Hong Kong airport reopens amid warnings over pro-democracy protests.

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About 30 protesters remained at the airport early, while workers scrubbed it clean of blood and debris from overnight. Check-in counters reopened to queues of weary travellers who had waited overnight for their flights.

Hong Kong’s airport resumed operations on Wednesday, rescheduling hundreds of flights that had been disrupted over the past two days as protesters clashed with riot police in a deepening crisis in the Chinese-controlled city. Ten weeks of increasingly violent clashes between police and pro-democracy protesters, angered by a perceived erosion of freedoms, have plunged the Asian financial hub into its worst crisis since it reverted from British to Chinese rule in 1997.

About 30 protesters remained at the airport early on Wednesday while workers scrubbed it clean of blood and debris from overnight. Check-in counters reopened to queues of weary travellers who had waited overnight for their flights. Police condemned violent acts by protesters overnight and said on Wednesday that a large group had “harassed and assaulted a visitor and a journalist”.

Five people were detained, bringing the total number of people arrested since the protests began in June to more than 600, police said. Hong Kong’s Airport Authority said on Tuesday that operations at the city’s international airport had been seriously disrupted, as riot police used pepper spray to disperse thousands of black-clad protesters.

The Hang Seng stock index (HSI) fell to a seven-month low on Tuesday and embattled Hong Kong leader Carrie Lam said the city had been pushed into a state of “panic and chaos”. China condemned some protesters for using dangerous tools to attack police, saying the clashes showed “sprouts of terrorism”. The protests represent one of the biggest challenges for Chinese President Xi Jinping since he came to power in 2012. The protests began in opposition to a now-suspended bill that would have allowed the extradition of suspects for trial in mainland China but have swelled into wider calls for democracy. Check-in operations at the airport were suspended late on Tuesday afternoon, a day after an unprecedented shutdown. Thousands of peaceful protesters had swarmed the arrivals and departures halls earlier on Tuesday, chanting, singing and waving banners.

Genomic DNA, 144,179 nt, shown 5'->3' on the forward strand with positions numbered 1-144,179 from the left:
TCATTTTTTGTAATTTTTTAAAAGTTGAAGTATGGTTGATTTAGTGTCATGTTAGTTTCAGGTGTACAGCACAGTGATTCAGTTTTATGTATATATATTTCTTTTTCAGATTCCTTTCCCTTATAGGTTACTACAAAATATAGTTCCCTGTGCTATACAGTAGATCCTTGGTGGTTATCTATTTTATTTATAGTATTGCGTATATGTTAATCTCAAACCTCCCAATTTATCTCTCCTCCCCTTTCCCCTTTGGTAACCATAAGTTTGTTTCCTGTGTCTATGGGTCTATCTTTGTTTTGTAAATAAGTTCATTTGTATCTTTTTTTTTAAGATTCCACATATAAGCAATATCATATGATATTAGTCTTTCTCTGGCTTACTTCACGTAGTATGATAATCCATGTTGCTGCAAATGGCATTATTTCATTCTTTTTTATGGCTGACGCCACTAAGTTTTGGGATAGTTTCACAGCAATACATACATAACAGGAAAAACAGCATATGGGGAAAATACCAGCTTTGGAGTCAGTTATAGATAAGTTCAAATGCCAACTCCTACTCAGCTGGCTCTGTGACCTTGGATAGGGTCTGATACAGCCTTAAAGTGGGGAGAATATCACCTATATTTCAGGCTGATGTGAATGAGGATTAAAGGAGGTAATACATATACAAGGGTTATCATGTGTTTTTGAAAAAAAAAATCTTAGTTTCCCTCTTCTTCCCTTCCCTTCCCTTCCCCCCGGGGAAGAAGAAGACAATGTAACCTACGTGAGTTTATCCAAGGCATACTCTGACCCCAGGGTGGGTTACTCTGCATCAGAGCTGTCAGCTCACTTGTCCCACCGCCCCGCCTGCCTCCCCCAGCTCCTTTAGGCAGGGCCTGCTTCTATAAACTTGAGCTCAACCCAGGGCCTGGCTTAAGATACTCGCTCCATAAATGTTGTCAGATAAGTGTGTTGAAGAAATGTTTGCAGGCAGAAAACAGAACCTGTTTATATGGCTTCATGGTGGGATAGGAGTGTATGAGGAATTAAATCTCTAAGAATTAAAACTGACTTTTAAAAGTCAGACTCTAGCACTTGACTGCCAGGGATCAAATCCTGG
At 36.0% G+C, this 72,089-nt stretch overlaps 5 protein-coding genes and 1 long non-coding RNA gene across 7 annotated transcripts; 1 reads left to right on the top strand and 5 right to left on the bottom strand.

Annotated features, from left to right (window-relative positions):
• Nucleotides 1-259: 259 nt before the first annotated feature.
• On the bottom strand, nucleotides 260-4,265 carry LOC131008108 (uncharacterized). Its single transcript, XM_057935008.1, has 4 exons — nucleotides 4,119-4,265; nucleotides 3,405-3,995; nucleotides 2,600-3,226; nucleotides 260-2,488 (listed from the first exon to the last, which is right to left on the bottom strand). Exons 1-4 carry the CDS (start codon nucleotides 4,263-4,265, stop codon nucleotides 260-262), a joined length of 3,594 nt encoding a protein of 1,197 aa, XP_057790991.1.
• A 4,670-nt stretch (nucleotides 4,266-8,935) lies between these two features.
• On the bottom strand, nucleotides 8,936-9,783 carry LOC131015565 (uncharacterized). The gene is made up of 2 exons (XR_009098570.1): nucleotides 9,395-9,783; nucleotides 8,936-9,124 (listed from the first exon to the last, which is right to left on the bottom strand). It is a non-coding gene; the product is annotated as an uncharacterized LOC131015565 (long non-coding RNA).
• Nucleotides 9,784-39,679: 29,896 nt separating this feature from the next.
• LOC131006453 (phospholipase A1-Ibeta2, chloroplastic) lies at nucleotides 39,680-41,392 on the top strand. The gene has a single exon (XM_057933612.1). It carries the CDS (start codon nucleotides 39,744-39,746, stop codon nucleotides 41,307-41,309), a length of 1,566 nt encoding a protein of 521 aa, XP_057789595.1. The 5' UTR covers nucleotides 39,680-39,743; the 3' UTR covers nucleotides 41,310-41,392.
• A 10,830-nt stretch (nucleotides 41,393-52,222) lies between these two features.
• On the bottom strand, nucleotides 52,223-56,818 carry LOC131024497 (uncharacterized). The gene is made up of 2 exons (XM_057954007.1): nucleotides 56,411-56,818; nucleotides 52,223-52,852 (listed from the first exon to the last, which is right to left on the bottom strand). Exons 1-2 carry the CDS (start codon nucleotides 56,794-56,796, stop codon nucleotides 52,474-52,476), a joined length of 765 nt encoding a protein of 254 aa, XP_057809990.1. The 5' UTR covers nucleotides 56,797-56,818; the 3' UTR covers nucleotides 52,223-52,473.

However, some protesters used luggage trolleys to blockade the doors to customs checkpoints. Protesters also scuffled with police later in the evening and several police vehicles were blocked amid heated scenes, according to Reuters witnesses.

UN raises concerns

The UN said in an official statement on Tuesday is it worried about the escalation in Hong Kong, adding that the organisation calls for the two sides to engage in dialogue.

“The High Commissioner condemns any form of violence or destruction of property and urges everyone participating in the demonstrations to express their views in a peaceful way. She notes the Chief Executive’s commitment to ‘engage as widely as possible’ and to ‘listen to the grievances of the people of Hong Kong’.”The UN Human Rights Office has reviewed credible evidence of law enforcement officials employing less-lethal weapons in ways that are prohibited by international norms and standards,” the statement read.

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